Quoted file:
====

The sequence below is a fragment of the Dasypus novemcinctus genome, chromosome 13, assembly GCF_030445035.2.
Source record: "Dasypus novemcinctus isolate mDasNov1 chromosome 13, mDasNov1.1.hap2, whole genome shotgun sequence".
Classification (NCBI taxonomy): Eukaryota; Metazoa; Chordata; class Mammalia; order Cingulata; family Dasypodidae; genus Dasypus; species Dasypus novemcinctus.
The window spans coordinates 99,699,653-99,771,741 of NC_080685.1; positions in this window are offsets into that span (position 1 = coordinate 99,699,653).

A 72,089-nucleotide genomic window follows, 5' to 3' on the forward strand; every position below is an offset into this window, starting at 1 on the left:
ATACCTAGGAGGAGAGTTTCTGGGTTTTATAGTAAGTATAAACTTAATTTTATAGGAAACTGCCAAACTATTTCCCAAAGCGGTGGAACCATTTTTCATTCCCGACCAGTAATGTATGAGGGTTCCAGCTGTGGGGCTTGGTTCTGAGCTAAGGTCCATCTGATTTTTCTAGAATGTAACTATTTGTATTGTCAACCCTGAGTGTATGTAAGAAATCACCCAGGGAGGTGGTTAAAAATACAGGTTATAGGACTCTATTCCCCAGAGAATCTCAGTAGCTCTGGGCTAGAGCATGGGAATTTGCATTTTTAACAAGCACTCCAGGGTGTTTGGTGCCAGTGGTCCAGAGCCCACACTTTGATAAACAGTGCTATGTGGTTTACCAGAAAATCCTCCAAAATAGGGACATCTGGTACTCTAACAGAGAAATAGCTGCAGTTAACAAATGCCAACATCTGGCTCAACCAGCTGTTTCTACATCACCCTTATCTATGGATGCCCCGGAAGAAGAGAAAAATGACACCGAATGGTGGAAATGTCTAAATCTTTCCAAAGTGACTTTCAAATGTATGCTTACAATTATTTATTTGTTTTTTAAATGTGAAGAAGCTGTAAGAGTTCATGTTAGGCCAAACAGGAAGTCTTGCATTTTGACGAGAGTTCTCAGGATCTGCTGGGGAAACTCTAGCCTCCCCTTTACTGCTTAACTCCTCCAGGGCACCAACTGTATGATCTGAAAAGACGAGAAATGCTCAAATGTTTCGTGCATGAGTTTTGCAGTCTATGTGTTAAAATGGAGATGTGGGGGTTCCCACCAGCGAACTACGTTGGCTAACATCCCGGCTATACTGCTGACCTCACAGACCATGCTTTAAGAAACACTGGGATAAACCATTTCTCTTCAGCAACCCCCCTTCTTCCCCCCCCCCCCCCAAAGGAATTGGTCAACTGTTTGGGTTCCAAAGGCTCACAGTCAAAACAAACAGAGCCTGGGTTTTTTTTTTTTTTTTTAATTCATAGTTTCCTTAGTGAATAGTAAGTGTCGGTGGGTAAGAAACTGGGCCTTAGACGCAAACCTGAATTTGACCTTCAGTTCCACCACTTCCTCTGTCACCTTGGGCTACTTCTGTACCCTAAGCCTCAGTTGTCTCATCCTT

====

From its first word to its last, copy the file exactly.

The sequence below is a fragment of the Dasypus novemcinctus genome, chromosome 13, assembly GCF_030445035.2.
Source record: "Dasypus novemcinctus isolate mDasNov1 chromosome 13, mDasNov1.1.hap2, whole genome shotgun sequence".
Classification (NCBI taxonomy): Eukaryota; Metazoa; Chordata; class Mammalia; order Cingulata; family Dasypodidae; genus Dasypus; species Dasypus novemcinctus.
The window spans coordinates 99,699,653-99,771,741 of NC_080685.1; positions in this window are offsets into that span (position 1 = coordinate 99,699,653).

A 72,089-nucleotide genomic window follows, 5' to 3' on the forward strand; every position below is an offset into this window, starting at 1 on the left:
ATACCTAGGAGGAGAGTTTCTGGGTTTTATAGTAAGTATAAACTTAATTTTATAGGAAACTGCCAAACTATTTCCCAAAGCGGTGGAACCATTTTTCATTCCCGACCAGTAATGTATGAGGGTTCCAGCTGTGGGGCTTGGTTCTGAGCTAAGGTCCATCTGATTTTTCTAGAATGTAACTATTTGTATTGTCAACCCTGAGTGTATGTAAGAAATCACCCAGGGAGGTGGTTAAAAATACAGGTTATAGGACTCTATTCCCCAGAGAATCTCAGTAGCTCTGGGCTAGAGCATGGGAATTTGCATTTTTAACAAGCACTCCAGGGTGTTTGGTGCCAGTGGTCCAGAGCCCACACTTTGATAAACAGTGCTATGTGGTTTACCAGAAAATCCTCCAAAATAGGGACATCTGGTACTCTAACAGAGAAATAGCTGCAGTTAACAAATGCCAACATCTGGCTCAACCAGCTGTTTCTACATCACCCTTATCTATGGATGCCCCGGAAGAAGAGAAAAATGACACCGAATGGTGGAAATGTCTAAATCTTTCCAAAGTGACTTTCAAATGTATGCTTACAATTATTTATTTGTTTTTTAAATGTGAAGAAGCTGTAAGAGTTCATGTTAGGCCAAACAGGAAGTCTTGCATTTTGACGAGAGTTCTCAGGATCTGCTGGGGAAACTCTAGCCTCCCCTTTACTGCTTAACTCCTCCAGGGCACCAACTGTATGATCTGAAAAGACGAGAAATGCTCAAATGTTTCGTGCATGAGTTTTGCAGTCTATGTGTTAAAATGGAGATGTGGGGGTTCCCACCAGCGAACTACGTTGGCTAACATCCCGGCTATACTGCTGACCTCACAGACCATGCTTTAAGAAACACTGGGATAAACCATTTCTCTTCAGCAACCCCCCTTCTTCCCCCCCCCCCCCCAAAGGAATTGGTCAACTGTTTGGGTTCCAAAGGCTCACAGTCAAAACAAACAGAGCCTGGGTTTTTTTTTTTTTTTTTAATTCATAGTTTCCTTAGTGAATAGTAAGTGTCGGTGGGTAAGAAACTGGGCCTTAGACGCAAACCTGAATTTGACCTTCAGTTCCACCACTTCCTCTGTCACCTTGGGCTACTTCTGTACCCTAAGCCTCAGTTGTCTCATCCTT